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subjects on the morning after a night’s sleep (Douglas and Murphy, 2016).
Recent studies focusing on the effects of aircraft noise events on sleep structure have shown that they are associated with a decrease in SWS and increased awakening frequency in study subjects (Basner and Samuel, 2005; Basner et al., 2006). The review by Perron et al. (2012) found a clear asso- ciation between aircraft noise events and sleep disturbance. The disturbances varied across studies but generally includ- ed awakenings, decreased SWS time, and the increased use of sleep medication for noise-exposed subjects. This possible relationship was flagged more than four decades ago when it was reported that rapid eye movement (REM) sleep rhyth- micity may also be affected by environmental noise (Naitoh et al., 1975). REM is one of the deep-sleep stages that is im- portant for physical recuperation. Other research by Ohr- strom and Skanberg (2004) has shown that sleep quality at home is reduced after exposure to traffic noise when com- pared with a quiet reference night.
A study using subjects from Gothenburg, Sweden, analyzed the effects of train noise and vibration on human heart rate during sleep (Croy et al., 2013). The results showed a statisti- cally significant change in the subjects’ heart rate within one minute of exposure to train noise and the cardiac responses tended to be higher in the high-vibration than in the low- vibration condition. The results show that the human physi- ology reacts almost instantly to noise exposure during sleep. In this case, the authors concluded that train noise provokes heart rate accelerations during sleep. Similar results have been found in related studies (Griefahn et al., 2008; Tassi et al., 2010).
Noise-induced sleep disturbance can vary for different modes of transport (road, rail, air) or modes in combina- tion. In a laboratory study in Germany, 72 subjects (32 men) were studied for 11 consecutive nights with 0, 40, 80, and 120 noise events employed in a balanced design in terms of the number of noise events, maximum sound pressure level, and equivalent noise load (Basner et al., 2011). The results revealed that road traffic noise was responsible for the most significant changes in sleep structure and continuity despite the fact that the subjects considered air and rail more dis- turbing subjectively; cortical and cardiac responses during sleep were lower for air compared with road and rail traffic. An interesting aspect of the study was that the authors asked subjects to complete morning questionnaires to subjectively assess their previous night’s sleep. They found that despite subjects being in an unconscious state for most of the night,
they were capable of distinguishing not only between nights with and without noise but also between nights with low and high degrees of traffic noise exposure. This and related work (see Douglas and Murphy, 2016) imply that morning ques- tionnaires might be a more robust method of assessing traf- fic noise effects on sleep than previously thought.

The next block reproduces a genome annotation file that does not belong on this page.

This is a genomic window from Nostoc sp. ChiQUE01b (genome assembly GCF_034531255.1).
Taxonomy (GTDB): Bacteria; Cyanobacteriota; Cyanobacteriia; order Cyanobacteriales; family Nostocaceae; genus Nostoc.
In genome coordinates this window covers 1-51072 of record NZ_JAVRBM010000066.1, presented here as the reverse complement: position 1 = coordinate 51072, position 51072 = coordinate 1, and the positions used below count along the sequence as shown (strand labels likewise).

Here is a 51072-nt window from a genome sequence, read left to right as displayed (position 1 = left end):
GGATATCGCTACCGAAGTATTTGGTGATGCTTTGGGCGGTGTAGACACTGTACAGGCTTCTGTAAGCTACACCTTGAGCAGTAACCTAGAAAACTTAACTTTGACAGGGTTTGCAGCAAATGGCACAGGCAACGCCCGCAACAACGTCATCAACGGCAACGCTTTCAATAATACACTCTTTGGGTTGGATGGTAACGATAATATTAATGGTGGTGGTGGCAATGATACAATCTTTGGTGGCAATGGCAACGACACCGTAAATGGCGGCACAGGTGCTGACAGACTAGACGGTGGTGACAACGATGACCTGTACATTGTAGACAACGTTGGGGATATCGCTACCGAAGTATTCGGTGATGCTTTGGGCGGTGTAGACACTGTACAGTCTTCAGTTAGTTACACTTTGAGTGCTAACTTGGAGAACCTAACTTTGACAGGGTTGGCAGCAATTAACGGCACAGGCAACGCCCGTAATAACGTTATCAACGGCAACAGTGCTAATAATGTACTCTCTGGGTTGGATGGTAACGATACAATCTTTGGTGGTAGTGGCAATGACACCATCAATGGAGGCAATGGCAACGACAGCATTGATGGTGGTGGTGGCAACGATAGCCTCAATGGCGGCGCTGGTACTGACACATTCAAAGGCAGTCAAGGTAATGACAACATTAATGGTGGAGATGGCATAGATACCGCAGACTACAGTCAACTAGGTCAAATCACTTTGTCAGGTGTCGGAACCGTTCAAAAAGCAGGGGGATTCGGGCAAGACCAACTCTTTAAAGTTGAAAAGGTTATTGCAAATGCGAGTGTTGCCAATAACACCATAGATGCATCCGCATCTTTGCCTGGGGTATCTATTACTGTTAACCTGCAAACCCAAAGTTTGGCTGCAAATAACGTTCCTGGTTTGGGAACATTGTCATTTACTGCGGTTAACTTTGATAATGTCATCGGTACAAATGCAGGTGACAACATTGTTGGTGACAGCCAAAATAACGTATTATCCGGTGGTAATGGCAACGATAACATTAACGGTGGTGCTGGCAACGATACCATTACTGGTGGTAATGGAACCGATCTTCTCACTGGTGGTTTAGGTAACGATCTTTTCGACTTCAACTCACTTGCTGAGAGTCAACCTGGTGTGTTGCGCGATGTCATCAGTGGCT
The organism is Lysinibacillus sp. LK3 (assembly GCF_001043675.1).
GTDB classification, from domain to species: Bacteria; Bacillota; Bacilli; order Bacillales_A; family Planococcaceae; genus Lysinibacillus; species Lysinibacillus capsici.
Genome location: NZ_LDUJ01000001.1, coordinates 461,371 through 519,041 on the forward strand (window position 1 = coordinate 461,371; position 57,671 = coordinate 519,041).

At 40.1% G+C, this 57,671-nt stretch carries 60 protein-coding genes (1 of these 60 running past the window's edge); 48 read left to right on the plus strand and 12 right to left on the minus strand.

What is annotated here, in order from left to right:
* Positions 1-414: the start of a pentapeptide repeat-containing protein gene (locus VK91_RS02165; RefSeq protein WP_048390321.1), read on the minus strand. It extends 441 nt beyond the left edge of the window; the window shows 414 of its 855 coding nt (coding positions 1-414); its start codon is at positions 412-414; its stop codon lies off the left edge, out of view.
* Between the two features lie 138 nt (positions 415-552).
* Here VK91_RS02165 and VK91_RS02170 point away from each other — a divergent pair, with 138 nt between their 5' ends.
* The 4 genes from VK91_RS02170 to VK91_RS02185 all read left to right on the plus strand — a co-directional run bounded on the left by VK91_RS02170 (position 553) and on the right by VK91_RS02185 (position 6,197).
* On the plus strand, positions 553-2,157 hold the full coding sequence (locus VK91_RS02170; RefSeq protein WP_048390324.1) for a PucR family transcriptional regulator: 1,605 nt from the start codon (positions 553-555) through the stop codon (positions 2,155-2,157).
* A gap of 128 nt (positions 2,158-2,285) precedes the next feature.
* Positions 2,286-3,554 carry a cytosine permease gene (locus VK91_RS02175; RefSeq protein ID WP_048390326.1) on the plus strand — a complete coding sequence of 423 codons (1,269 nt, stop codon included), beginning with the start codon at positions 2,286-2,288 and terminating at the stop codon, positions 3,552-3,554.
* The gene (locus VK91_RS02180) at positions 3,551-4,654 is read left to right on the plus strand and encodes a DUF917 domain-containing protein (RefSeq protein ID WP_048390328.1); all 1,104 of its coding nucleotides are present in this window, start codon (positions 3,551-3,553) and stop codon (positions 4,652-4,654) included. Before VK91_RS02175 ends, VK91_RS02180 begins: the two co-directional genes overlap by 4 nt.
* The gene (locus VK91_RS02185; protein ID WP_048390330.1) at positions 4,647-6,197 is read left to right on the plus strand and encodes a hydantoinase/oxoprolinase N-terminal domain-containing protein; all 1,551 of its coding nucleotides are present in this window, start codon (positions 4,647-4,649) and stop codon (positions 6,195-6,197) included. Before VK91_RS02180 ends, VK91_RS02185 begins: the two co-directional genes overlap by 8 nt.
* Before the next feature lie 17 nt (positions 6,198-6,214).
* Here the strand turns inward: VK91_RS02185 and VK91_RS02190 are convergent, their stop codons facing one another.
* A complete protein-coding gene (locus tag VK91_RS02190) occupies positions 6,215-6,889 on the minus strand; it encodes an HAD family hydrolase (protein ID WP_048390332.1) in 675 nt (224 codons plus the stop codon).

One of the major issues related to environmental noise and sleep disturbance concerns how the noise might be charac- terized, such as whether the noise is continuous or intermit- tent. Laboratory studies using recorded intermittent and continuous traffic noise have demonstrated beyond any rea- sonable doubt that human subjects are more disturbed by intermittent noise than by continuous noise (see Ohrstrom and Rylander, 1982; Murphy and King, 2014). In Ohrstrom and Rylander’s study, subjective sleep quality, mood, and performance on reaction time tasks were all impaired by ex- posure to intermittent environmental noise at night, where- as continuous noise had considerably less impact on sleep quality and no impact at all on mood or task performance. A different study found that intermittent noise with peak levels above 45 dB(A) can increase the time taken to fall asleep by up to 20 minutes (Ohrstrom, 1993). And yet, for public health purposes, noise continues to be evaluated during the nighttime with continuous equivalent noise level indicators such as the sound pressure level in decibels. For example, Leq is equivalent to the total sound energy over a given period of time. In Europe, Lden is the A-weighted day-evening-night Leq. It is the noise level measured over a 24-hour period, with a 10-dB penalty added to the level between 2300 and 0700 hours and a 5-dB penalty added to the level between 1900 and 2300 hours. Lnight is the A-weighted nighttime (2300 to 0700 hours) Leq. Lden and Lnight smooth out intermittent noise events but, more importantly, underestimate the magnitude of the disturbance in favor of the polluter.
In the animal kingdom, there are even more worrying paral- lels. An important 2005 study tested rats to determine the ef- fect of chronic exposure to environmental noise on sleep and to evaluate the interindividual vulnerability of sleep to envi- ronmental noise (Rabat et al., 2005). The study monitored the sleep states of the rats by EEG recording and chronically implanted cortical electrodes. The results of the study dem- onstrated that after nine days of environmental noise expo- sure, there was an increase in wakefulness, amounting to 16 hours when compared with a controlled environment of 40 dB(A). In addition, the results showed that exposure dis- turbed both SWS and paradoxical sleep (PS); after 9 days of exposure, rats lost about 1.1 and 0.75 h/day of SWS and PS,
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